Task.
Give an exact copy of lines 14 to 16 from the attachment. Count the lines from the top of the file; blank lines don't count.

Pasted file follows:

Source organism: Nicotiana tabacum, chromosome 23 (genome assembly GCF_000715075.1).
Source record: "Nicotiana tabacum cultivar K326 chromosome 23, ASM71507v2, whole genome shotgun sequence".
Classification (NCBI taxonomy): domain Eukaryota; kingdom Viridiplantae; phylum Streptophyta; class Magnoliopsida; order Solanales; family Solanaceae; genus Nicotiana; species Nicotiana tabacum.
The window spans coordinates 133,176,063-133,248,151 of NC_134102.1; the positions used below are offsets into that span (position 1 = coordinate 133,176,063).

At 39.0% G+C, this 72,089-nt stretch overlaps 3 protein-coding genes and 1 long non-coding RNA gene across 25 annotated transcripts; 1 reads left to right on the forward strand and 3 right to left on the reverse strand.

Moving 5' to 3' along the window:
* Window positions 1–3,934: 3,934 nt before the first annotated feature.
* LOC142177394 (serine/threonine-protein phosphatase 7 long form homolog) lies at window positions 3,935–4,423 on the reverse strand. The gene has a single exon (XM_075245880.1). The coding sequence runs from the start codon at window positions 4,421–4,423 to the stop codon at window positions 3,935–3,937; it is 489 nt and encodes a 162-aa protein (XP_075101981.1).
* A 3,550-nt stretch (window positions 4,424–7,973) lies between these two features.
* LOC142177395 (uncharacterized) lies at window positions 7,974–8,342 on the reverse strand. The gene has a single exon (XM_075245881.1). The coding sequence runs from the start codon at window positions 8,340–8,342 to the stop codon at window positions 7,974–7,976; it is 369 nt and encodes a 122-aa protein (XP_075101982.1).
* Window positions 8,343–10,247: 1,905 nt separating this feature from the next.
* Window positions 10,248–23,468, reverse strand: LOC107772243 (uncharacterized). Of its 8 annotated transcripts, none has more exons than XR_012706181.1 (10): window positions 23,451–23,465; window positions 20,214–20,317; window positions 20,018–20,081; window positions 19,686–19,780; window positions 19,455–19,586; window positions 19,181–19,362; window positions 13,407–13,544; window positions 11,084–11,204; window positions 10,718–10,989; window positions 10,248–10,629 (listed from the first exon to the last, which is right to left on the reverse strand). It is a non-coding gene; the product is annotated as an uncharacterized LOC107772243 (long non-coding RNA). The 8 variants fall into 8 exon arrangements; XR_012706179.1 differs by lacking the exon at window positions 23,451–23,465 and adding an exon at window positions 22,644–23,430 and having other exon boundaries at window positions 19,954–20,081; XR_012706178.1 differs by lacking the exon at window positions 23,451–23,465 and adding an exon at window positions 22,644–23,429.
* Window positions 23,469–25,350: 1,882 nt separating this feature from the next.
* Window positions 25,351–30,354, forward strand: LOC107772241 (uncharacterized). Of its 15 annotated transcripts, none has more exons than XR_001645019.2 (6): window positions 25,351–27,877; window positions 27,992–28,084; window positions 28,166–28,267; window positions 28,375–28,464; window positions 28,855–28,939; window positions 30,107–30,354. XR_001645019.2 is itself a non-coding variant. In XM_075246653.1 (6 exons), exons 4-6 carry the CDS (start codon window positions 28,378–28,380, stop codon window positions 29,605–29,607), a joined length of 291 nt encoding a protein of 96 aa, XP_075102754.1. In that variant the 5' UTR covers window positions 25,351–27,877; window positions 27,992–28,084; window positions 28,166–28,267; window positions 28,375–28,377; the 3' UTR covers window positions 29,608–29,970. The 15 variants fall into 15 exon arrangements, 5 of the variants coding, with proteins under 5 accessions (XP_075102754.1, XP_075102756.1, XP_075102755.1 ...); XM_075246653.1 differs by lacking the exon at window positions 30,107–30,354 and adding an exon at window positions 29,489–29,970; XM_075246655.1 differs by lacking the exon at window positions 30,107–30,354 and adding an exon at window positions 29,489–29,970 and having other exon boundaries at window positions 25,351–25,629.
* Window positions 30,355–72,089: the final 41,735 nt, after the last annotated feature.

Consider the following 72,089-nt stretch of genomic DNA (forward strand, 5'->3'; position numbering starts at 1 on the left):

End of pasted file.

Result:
* Window positions 25,351–30,354, forward strand: LOC107772241 (uncharacterized). Of its 15 annotated transcripts, none has more exons than XR_001645019.2 (6): window positions 25,351–27,877; window positions 27,992–28,084; window positions 28,166–28,267; window positions 28,375–28,464; window positions 28,855–28,939; window positions 30,107–30,354. XR_001645019.2 is itself a non-coding variant. In XM_075246653.1 (6 exons), exons 4-6 carry the CDS (start codon window positions 28,378–28,380, stop codon window positions 29,605–29,607), a joined length of 291 nt encoding a protein of 96 aa, XP_075102754.1. In that variant the 5' UTR covers window positions 25,351–27,877; window positions 27,992–28,084; window positions 28,166–28,267; window positions 28,375–28,377; the 3' UTR covers window positions 29,608–29,970. The 15 variants fall into 15 exon arrangements, 5 of the variants coding, with proteins under 5 accessions (XP_075102754.1, XP_075102756.1, XP_075102755.1 ...); XM_075246653.1 differs by lacking the exon at window positions 30,107–30,354 and adding an exon at window positions 29,489–29,970; XM_075246655.1 differs by lacking the exon at window positions 30,107–30,354 and adding an exon at window positions 29,489–29,970 and having other exon boundaries at window positions 25,351–25,629.
* Window positions 30,355–72,089: the final 41,735 nt, after the last annotated feature.

Consider the following 72,089-nt stretch of genomic DNA (forward strand, 5'->3'; position numbering starts at 1 on the left):